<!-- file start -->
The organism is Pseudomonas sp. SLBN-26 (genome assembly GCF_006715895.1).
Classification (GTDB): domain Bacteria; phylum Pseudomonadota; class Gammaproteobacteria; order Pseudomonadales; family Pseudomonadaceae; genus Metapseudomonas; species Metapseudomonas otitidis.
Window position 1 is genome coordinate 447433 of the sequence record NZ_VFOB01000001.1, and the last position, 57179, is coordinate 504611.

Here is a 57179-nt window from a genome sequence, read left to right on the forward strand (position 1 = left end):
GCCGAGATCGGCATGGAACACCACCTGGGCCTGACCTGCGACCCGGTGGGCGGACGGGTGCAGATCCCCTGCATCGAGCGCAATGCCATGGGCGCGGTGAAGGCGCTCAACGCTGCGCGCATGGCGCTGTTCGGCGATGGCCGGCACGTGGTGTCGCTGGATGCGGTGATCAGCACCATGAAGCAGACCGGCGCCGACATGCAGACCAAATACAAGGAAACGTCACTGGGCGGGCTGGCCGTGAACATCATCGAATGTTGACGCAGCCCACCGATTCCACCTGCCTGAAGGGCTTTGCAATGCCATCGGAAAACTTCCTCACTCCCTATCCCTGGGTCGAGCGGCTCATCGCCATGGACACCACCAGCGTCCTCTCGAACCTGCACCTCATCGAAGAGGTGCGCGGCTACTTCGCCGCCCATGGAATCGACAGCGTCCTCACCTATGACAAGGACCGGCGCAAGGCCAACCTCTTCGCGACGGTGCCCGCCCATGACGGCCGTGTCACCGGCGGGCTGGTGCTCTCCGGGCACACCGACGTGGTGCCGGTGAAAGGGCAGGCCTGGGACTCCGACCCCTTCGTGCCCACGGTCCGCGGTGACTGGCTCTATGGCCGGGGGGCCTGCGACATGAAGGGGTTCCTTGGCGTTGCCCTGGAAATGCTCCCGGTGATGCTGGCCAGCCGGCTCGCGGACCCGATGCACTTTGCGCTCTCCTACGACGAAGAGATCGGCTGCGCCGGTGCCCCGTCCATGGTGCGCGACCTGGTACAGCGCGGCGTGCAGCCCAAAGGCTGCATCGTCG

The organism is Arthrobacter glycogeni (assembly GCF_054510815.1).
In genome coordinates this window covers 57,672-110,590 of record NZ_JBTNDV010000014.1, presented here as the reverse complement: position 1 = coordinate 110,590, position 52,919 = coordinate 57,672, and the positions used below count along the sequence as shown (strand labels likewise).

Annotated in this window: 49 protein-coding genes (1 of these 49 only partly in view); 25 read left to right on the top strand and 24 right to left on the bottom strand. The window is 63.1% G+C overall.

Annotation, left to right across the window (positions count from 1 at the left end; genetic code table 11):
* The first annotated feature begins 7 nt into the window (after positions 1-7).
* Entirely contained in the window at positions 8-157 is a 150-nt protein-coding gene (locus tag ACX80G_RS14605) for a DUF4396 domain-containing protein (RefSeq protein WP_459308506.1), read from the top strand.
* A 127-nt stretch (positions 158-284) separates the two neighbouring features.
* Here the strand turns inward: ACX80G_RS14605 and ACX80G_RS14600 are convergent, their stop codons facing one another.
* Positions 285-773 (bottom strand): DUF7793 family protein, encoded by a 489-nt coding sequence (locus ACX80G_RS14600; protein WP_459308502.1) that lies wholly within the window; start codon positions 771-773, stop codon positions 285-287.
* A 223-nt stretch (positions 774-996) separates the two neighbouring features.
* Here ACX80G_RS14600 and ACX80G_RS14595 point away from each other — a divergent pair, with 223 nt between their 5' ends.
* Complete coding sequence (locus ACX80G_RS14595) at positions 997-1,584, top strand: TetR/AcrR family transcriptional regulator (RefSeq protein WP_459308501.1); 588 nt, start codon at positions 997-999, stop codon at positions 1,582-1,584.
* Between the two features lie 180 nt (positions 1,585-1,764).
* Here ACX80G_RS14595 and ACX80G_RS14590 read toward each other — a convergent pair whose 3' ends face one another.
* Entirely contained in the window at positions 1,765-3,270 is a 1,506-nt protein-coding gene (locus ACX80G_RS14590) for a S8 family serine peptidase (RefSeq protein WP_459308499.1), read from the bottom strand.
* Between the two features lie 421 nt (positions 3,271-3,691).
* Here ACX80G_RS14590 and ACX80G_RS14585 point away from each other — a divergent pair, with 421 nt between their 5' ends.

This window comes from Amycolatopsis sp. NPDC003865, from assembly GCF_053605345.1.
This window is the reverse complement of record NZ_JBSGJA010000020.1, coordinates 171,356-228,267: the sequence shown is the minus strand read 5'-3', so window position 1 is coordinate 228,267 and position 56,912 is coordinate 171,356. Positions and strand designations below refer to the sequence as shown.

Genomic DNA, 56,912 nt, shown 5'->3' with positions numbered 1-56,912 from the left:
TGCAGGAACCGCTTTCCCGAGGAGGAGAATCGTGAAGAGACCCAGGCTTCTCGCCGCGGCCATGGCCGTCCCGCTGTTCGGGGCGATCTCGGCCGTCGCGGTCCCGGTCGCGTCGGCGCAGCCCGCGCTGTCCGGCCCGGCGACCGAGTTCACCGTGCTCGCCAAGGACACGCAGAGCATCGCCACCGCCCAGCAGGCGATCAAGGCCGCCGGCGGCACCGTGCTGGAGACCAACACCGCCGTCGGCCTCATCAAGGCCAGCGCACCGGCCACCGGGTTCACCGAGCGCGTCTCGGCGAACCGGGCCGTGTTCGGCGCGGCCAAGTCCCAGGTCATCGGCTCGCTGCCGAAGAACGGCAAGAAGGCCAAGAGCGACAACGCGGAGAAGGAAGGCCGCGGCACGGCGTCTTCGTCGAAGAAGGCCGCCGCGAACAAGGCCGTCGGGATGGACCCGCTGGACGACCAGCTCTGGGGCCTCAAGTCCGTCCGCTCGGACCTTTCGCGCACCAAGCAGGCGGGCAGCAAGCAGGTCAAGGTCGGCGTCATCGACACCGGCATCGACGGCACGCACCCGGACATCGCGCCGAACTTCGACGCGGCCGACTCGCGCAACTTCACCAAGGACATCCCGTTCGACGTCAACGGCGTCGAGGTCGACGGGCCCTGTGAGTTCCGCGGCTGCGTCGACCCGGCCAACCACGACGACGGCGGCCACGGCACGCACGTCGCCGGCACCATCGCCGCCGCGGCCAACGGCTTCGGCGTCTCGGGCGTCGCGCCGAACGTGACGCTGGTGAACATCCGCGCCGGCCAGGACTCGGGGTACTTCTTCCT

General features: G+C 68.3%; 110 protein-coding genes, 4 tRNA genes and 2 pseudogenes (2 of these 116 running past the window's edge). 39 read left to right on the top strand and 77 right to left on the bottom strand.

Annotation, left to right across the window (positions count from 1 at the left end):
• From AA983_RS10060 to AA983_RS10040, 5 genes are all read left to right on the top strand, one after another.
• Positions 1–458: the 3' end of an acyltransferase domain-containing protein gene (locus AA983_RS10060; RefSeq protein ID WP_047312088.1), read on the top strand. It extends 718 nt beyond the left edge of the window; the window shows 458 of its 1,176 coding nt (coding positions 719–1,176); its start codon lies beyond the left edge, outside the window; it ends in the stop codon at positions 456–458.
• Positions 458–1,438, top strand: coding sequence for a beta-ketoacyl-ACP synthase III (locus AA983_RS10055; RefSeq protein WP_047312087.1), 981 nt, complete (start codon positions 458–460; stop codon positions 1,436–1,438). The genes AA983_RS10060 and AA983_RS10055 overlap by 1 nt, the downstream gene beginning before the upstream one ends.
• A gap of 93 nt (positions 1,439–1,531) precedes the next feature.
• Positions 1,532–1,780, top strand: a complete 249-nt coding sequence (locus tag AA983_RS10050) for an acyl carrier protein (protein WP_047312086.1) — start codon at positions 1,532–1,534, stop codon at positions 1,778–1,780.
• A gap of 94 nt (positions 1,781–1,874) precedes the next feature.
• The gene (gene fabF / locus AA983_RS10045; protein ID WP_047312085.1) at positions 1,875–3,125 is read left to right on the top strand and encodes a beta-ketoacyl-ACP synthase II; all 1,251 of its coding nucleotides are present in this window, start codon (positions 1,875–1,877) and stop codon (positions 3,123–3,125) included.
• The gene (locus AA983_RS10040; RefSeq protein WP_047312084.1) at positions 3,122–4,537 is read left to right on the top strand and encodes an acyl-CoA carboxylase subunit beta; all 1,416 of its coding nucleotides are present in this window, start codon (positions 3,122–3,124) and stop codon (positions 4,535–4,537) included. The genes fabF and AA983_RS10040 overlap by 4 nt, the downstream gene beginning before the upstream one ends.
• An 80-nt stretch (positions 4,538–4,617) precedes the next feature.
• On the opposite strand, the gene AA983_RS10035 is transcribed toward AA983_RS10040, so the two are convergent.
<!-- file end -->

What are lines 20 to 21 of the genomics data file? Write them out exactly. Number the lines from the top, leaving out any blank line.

* Entirely contained in the window at positions 1,765-3,270 is a 1,506-nt protein-coding gene (locus ACX80G_RS14590) for a S8 family serine peptidase (RefSeq protein WP_459308499.1), read from the bottom strand.
* Between the two features lie 421 nt (positions 3,271-3,691).